THE last thing I remember is feeling slightly dizzy in the final mile. Until then, everything was great at the Reggae Marathon in Jamaica, where my friend Rita Whitney and I were walking the 26.2-mile course to celebrate my 50th birthday.
The next thing I remember is waking up from a coma four days later in the intensive care unit at Duke University Medical Center, with no idea how I got there. I have no memory of completing the race, then collapsing just past the finish line. I don’t recall suffering three seizures and three episodes of atrial fibrillation (irregular heartbeat), or being hooked to a ventilator and flown by air ambulance home to North Carolina.
Now, 16 months after the December 2003 race, I still get chills knowing that my husband and two children didn’t know whether to expect my death, recovery or permanent disability. All because I drank too much water.
Hyponatremia, or “water intoxication,” is a growing and potentially lethal problem -- especially for people who walk or run for four hours or more and are highly vigilant about hydration. Drinking large amounts of fluid while losing salt in sweat can dilute the salt content of the blood so much that it interferes with brain, heart and muscle function. This electrolyte imbalance can lead to brain swelling, seizures, coma and even death.
The surprising danger of fluid overload became stunningly clear in 2002, when two healthy women died of hyponatremia: Hilary Bellamy, 35, at the Marine Corps Marathon in Washington, D.C., and 28-year-old Cynthia Lucero at the Boston Marathon. “It’s a particular problem for novice and charity runners,” says Dr. Arthur Siegel, a medical team leader for the Boston Marathon, which is being run today. Many inexperienced marathoners still believe the outdated notion that you can’t drink too much, he says, “and they’re moving slowly enough to become overloaded with fluid.”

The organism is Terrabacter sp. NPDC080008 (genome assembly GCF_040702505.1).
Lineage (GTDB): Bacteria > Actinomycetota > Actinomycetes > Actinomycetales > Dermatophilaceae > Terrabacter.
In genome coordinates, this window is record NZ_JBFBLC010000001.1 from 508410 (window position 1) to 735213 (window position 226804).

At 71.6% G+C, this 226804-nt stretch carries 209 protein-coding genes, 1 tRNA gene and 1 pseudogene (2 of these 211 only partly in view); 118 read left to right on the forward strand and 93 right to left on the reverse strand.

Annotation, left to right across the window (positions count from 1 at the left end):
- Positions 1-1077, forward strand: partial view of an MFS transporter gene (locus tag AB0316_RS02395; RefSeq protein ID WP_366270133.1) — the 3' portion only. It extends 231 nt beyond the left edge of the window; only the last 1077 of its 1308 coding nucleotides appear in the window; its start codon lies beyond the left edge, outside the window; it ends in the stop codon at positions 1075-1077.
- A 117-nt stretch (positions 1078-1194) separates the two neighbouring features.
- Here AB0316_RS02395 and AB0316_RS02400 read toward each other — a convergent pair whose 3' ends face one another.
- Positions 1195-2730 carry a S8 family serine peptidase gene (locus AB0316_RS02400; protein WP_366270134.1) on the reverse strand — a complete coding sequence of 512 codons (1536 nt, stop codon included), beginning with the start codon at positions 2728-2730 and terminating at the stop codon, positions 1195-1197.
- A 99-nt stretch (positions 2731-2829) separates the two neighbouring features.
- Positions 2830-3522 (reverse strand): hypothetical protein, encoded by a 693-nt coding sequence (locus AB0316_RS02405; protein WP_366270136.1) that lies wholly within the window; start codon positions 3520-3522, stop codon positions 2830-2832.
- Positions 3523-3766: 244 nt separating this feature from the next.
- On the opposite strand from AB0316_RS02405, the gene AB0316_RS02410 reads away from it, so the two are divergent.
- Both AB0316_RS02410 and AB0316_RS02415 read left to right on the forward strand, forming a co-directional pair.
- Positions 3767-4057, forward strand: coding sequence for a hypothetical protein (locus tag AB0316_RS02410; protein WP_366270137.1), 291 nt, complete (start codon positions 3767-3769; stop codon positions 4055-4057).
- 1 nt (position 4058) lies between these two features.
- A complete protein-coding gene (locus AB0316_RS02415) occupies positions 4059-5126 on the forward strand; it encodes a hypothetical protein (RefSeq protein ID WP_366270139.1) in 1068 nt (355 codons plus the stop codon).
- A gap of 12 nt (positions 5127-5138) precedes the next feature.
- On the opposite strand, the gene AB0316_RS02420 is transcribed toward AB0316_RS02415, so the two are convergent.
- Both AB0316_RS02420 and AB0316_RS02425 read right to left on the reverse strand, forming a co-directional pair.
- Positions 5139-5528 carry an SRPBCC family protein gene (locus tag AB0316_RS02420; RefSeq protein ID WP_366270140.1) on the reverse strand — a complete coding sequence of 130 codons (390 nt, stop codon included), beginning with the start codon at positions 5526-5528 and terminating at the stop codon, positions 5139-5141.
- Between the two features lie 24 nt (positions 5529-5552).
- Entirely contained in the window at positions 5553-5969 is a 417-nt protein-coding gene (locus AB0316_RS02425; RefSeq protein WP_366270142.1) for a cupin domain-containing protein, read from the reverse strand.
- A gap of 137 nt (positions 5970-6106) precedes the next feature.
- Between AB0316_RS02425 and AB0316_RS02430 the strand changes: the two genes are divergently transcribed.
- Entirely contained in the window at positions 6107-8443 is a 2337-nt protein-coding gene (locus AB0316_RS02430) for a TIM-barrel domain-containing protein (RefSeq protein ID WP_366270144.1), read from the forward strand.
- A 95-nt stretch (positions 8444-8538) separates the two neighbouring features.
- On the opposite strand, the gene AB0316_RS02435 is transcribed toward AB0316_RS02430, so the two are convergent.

First reported in 1985 in four ultra-marathon runners by Dr. Timothy Noakes, a professor at the University of Cape Town and the Sports Science Institute of South Africa, exercise-associated hyponatremia is most often seen in endurance athletes and soldiers. More than 250 cases of cerebral edema (brain swelling) -- seven of them fatal -- have been reported in the literature, according to Noakes’ research, published in the British Medical Journal in 2003.
The disorder was once “a rare and singular phenomenon” but has become more common since the early 1990s, says Dr. Tamara Hew-Butler, a doctor of podiatric medicine who began researching the disorder after serving as assistant medical director of the 1999 Houston Marathon. That year four runners were hospitalized in comas with critical hyponatremia.